The exhibition in the Resistance Museum focuses on the social-psychological aspects of this spectacular act, which took place 75 years ago. The visitors can sympathise with the considerations and discussions of the six artists and gain insight into their backgrounds, motives, how they proceeded and what ultimately went wrong.

The exhibition consists of 12 rooms that you have to visit one by one. Because of the 3D audio tour and the beautiful illustrations and animations on walls and ceilings you have the feeling that you are in the mids of the story. Gradually there is no way back and you experience the same dilemmas as the attackers. You can decide on these dilemmas through an interactive component in the exhibition.

Trapped in Suburbia award

Silver | European Design Awards

Arita Ceramics Symposium

The Arita Ceramics Symposium was held in November 2016 in Arita in Japan. Arita ware is one of Japans most famous ceramics and rich in tradition. This book is the transcript of the symposium and is a gift for the speakers and organizers. During the 2 days lots of valuable information on ceramics is shared between different cultures and this is not be be lost.

The brief was to design a book that shows the full transcript of the symposium in both English and Japanese and turn this into something special and a collectors item.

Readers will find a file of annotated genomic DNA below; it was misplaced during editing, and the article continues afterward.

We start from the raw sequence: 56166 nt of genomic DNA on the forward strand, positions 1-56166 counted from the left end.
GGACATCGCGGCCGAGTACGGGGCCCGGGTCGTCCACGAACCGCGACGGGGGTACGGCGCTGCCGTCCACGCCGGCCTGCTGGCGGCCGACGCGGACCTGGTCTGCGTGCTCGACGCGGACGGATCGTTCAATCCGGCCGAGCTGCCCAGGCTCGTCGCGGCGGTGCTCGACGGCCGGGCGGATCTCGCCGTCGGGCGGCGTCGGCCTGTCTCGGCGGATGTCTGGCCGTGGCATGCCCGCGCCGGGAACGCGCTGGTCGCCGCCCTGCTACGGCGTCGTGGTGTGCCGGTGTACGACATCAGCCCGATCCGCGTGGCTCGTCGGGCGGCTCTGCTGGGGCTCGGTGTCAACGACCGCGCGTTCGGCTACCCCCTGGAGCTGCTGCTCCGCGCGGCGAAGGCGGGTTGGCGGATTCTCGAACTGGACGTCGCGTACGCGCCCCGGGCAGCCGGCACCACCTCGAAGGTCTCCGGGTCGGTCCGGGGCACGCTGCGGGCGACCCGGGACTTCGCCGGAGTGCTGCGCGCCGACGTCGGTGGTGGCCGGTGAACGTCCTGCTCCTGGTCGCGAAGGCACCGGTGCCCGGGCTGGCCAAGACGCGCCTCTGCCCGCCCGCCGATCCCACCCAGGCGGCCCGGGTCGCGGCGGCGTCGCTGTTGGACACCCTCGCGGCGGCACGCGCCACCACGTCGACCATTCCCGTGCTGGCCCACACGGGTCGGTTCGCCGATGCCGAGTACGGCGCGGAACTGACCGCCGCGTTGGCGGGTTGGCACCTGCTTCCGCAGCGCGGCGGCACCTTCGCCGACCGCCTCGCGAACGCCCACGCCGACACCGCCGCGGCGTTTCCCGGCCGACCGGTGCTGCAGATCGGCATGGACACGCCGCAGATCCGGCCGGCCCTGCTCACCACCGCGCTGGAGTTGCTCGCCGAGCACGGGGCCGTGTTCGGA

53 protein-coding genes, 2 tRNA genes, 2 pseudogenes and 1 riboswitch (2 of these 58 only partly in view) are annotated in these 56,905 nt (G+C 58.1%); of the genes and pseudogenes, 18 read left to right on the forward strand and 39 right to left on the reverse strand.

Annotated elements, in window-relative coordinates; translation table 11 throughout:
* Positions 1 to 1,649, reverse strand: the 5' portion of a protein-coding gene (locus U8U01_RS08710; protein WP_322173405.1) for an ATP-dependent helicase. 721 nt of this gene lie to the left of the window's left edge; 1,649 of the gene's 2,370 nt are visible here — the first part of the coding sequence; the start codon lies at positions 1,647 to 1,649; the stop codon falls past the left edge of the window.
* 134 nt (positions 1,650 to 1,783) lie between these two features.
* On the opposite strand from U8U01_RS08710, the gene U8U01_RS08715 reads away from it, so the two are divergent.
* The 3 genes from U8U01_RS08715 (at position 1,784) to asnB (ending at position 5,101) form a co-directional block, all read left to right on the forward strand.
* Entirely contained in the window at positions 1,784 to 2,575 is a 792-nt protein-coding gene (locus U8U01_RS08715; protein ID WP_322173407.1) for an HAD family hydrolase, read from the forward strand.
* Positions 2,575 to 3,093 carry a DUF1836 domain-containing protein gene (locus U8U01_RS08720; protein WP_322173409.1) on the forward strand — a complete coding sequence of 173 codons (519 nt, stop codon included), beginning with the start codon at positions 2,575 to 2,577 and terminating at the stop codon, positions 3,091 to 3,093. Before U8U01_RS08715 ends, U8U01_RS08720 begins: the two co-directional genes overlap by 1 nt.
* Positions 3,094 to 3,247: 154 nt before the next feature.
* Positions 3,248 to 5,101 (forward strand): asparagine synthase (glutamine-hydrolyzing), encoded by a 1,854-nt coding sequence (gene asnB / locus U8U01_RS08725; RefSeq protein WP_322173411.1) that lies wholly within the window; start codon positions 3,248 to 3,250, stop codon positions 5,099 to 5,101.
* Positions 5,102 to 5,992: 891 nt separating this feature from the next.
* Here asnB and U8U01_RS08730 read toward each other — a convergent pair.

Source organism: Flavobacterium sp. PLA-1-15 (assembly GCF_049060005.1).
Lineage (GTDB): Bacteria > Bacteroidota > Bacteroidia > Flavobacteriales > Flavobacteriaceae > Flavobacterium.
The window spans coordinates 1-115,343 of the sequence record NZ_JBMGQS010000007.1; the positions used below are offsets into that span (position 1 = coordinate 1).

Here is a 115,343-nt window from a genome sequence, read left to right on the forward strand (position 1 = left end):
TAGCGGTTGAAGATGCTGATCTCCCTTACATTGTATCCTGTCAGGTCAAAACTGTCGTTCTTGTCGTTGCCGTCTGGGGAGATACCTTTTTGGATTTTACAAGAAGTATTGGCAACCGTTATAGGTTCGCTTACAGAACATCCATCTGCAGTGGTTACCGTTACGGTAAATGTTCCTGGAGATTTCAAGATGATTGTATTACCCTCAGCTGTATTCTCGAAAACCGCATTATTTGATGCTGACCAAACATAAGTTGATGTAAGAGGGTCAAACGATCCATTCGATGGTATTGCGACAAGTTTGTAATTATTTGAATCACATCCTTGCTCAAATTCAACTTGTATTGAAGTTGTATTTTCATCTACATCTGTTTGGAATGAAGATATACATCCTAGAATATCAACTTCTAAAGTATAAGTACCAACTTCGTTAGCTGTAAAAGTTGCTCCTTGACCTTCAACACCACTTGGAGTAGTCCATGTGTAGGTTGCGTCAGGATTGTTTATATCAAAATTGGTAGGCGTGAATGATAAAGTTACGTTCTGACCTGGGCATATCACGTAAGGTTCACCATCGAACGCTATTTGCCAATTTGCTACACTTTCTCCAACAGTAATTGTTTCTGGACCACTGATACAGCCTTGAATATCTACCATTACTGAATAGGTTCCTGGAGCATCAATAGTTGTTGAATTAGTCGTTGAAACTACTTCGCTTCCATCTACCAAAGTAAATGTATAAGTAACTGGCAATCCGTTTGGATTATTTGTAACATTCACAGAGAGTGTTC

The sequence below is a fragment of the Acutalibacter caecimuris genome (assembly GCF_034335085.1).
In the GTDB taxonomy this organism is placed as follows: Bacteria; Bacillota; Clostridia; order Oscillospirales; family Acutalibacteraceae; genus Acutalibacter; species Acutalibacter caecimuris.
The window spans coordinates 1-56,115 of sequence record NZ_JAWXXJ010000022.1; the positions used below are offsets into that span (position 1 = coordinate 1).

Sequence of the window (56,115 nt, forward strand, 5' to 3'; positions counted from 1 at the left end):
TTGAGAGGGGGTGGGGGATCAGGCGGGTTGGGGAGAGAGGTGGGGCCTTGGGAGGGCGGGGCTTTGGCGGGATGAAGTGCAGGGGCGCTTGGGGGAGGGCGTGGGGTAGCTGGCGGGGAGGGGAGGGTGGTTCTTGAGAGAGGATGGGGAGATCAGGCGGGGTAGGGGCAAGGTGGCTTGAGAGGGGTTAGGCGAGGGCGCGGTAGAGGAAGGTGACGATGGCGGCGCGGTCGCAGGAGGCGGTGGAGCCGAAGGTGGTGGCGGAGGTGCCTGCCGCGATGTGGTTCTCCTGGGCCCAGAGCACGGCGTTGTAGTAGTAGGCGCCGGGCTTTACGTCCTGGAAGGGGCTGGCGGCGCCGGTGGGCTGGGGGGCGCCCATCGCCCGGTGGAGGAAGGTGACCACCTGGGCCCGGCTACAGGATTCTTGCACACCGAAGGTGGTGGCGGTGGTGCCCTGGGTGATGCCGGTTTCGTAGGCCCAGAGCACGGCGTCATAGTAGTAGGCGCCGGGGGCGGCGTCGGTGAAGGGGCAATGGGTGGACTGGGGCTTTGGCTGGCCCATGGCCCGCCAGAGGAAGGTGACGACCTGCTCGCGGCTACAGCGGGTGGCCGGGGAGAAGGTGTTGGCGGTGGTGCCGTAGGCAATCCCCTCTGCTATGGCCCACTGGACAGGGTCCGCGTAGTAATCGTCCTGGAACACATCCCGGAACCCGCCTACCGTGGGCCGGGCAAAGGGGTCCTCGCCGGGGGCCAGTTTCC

The essence of the symposium is Ceramics. Therefore we chose to have a ceramic platter on the cover of the book. On the front cover the is the image of the ceramic platter, this represents the talking about ceramics. And on the back we have a 3D moulded Arita ware platter, which represents the actual making of the ceramics. This also makes the book float when you lay it on the table and keeps the big wiro- spine elevated.

The inside contains different grams of paper from 300 grams on the outsides it slowly transforms from 280, 260, etc into lighter paper 80 grams on the heart of the book. The represents the different possibilities of ceramics. It can be really thick and strong, but also fragile and transparent.

Because of almost 400 pages there was no wire-o available to bind the book and this had to be custom made by hand by the binder. This book is the first of it’s kind with such a big wire-o.
All the above and the run of just 35 copies makes the book a unique design and a collectors item.

 


Trapped in Suburbia award

Silver | European Design Awards

Seriously Funny

Sharp, groundbreaking or lighthearted? What are you allowed to joke about in satire? Where is the limit of the joke? In the exhibition Seriously Funny at the Institute of Sound and Vision, you will discover how satire makes you laugh, while exposing serious subjects, and why satire is so important.

Satire also gives a bit of friction. And Seriously Funny does not only gives friction figuratively but also literally because the walls are made of sandpaper. Through interactive elements and viewing fragments, objects and cartoons, the visitor discovers where his own satire boundaries lie. There are stools that turn out to be weighing scales, video screens that require you to put your head in a trash can, you can record your own satirical speech from the throne, test how quickly you are stepped on your toes, what your aftertaste is on this exhibition and your neatly completed visitor survey immediately get passed through the shredder. Let’s see what your sense of humor is about 😉

Additional photos by Jorrit Lousberg